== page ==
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2

No. It may implicitly 'know' internally but none of them explicitly tell you there is/are/couldbe transpositions.


1

I leave a partial answer for interested parties: Scidb (Scidb is a Chess Information DataBase) is a chess information database. (Great sentence.) It supports some variants (3-check, King of the Hill, Anti/Suicide/Giveaway/Losers, and Crazyhouse), as well as 960 starting. It is currently still in development, and is available only for Linux systems at the ...


3

For correspondence I keep a database of my personal opening book that I extend whenever I encounter a new move. I include notes on things like why I chose a particular line and both numeric and verbal position assessment. I also include select text from books or other databases that discuss that position.


3

The question is why only one database? I have a database of my own games, and a second for casual games I find interesting. You could have one for your OTB games, and correspondence games, for example. Beyond that, you could have a database of both your white and black repertoire. This is very common among higher-rated players. Lastly, if you are really ...


2

Do you mean a personal database of selected games? If that's the case, you're better off getting one of the databases with millions of games in it, since you can just search that for what you need.


2

Pseudocode to iteratively compute morphy number. assume you have a database with a table plays of two columns x and y where a row indicates two indeviduals who have played one another. _morphy = {} def Morphy(name): if name == 'Morphy': return 0 if name in _morphy: return _morphy[name] _morphy[name] = math.inf score = math.inf ...


3

As far as an algorithmic answer goes, if you can get a set of games into a pandas dataframe (Python), the following code should get you the Morphy numbers, unless I've messed up somewhere: def get_distances(games, starting_player = 'James Morphy', max_depth = 100, white_col_name = 'white' ...


1

Morphy numbers are something new to me. It is the degrees of detachment little world marvel for chess players. I was looking Gligoric and discovered he had a Morphy number of 3. So Morphy (1837-1884) has a Morphy number zero. Any individual who played him has a Morphy number of 1. Any individual who played a Morphy number 1 has a Morphy number 2, ...


5

I had a similar problem not long ago, though not chess related. If I were to pattern this solution off of that one, I would consider storing Morphy in an SQL table along with all of his opponents, along with all of their opponents, and so on, in a parent/child relationship. So you would have one table with two columns (id and parent_id). id would be the ...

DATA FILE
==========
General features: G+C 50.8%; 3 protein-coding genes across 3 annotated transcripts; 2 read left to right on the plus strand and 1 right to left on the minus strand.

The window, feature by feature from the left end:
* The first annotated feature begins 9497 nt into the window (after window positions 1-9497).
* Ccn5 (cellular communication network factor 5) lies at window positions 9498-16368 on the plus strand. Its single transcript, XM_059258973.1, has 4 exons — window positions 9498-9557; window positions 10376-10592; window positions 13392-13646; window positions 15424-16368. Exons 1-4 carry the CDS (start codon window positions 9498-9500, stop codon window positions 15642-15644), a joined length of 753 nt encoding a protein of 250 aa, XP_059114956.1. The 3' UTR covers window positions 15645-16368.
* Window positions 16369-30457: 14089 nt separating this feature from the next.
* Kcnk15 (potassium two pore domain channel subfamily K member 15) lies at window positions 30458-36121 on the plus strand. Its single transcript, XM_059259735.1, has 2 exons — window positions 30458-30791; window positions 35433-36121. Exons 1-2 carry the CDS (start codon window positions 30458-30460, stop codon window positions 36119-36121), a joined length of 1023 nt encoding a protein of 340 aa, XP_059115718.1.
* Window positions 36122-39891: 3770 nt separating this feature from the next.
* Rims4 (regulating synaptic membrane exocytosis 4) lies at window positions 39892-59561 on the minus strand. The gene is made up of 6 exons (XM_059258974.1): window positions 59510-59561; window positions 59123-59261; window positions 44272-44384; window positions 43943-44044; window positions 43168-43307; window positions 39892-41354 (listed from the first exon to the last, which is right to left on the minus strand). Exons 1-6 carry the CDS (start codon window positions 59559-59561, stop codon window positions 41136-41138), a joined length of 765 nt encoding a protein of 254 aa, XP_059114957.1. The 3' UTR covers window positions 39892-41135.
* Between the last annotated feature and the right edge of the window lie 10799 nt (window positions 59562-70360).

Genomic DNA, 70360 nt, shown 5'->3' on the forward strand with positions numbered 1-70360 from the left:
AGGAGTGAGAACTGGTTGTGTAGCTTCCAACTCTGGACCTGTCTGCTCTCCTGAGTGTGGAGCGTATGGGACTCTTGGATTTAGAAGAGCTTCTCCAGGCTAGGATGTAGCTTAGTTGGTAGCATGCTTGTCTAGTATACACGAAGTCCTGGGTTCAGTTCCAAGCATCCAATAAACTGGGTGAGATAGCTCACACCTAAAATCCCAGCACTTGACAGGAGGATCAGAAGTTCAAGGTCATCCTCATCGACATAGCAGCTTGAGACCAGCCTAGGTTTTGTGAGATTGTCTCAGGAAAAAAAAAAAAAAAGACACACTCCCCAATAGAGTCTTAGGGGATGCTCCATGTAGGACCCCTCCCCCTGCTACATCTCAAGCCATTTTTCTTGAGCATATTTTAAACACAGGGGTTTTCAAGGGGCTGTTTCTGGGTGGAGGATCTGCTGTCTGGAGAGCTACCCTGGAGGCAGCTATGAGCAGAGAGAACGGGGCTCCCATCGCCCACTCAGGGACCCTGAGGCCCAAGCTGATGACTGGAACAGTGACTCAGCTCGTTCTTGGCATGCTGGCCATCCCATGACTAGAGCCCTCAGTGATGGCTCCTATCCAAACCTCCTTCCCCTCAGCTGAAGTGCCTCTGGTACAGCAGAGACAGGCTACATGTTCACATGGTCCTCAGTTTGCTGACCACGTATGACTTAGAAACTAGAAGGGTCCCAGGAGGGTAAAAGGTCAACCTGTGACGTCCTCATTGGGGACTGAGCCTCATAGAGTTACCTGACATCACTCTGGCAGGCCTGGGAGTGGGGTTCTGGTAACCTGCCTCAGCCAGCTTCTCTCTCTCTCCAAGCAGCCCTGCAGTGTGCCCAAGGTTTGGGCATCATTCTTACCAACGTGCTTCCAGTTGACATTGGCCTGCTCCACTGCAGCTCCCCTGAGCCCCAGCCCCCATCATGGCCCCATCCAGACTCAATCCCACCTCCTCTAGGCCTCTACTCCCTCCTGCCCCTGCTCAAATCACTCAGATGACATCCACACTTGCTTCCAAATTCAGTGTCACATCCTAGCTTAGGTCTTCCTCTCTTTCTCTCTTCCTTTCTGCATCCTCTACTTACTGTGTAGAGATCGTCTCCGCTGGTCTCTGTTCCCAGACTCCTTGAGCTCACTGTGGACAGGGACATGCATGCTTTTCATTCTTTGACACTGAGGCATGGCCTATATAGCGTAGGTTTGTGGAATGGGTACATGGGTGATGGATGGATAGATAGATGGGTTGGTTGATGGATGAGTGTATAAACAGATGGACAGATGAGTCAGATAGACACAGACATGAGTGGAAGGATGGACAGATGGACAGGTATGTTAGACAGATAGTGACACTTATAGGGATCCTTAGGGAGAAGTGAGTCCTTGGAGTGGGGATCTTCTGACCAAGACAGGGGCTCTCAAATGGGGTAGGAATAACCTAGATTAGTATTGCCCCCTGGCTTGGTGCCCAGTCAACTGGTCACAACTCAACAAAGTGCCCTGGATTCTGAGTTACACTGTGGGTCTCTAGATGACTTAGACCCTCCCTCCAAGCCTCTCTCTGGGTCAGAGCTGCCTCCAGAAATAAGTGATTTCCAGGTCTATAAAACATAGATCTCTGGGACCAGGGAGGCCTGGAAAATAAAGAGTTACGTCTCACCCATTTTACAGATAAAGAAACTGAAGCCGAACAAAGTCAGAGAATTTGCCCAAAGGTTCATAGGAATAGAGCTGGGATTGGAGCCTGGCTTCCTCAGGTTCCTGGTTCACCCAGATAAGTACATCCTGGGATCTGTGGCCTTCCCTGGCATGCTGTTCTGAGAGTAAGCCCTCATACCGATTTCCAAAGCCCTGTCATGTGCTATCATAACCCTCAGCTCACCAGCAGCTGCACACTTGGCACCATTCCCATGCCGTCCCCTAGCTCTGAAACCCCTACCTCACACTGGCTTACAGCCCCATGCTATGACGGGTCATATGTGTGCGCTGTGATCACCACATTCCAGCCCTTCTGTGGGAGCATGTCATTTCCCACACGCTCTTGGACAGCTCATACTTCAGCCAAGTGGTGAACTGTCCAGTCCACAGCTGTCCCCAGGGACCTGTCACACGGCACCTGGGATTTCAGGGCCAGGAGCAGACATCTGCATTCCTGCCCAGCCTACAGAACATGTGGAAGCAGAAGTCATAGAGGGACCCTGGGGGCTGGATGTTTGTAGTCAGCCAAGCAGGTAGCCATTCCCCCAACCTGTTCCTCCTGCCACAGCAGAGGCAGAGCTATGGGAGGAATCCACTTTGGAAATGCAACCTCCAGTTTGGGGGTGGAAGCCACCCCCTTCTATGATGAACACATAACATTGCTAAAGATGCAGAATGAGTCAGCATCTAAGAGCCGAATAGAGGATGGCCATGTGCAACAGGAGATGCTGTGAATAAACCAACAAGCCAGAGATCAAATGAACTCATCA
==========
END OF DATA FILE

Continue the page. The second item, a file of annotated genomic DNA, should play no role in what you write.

7

I never heard of the 'Morphy number' until I read your post. I found that my Morphy number is 5. Here is how I did it. I started with Wikipedia After looking at the list I realized that my best bet was the simul where I played John Donaldson. I still regret not pushing the pawn after preparing it so well... I looked at other American players John ...


0

In general, no. The games between players of higher levels (going from beginner --> amateur --> master --> grandmaster --> correspondence) tend to be better, and they are what usually dictate theoretical trends. If there was some well known line that was dubious, a GM couldn't get away with playing it often because their GM opponent would be prepared. There ...


9

You'd have to find a list of players Morphy has played. Then, you'd research as many players who played each of those players. This can all be done by searching by player in a large database. Eventually you'd have a large tree, and the problem comes down to an optimal search algorithm. You'd search "branches" with a more likely chance of giving you a small ...


0

There is no magical way of finding it, of course, you just have to know the history of the people that you have played and then you can deduce your Morphy number. Of course, it is highly likely that the chain never reaches Morphy.


4

It really depends on how broadly you want to define the openings. For example, while not popular at that level, GMs have played the Smith Morra. Of course, a standard open Sicilian is better. The same goes for those, who have played the King's Gambit when trying for the Ruy Lopez is better. The Ruy Lopez is probably objectively better than the Italian ...


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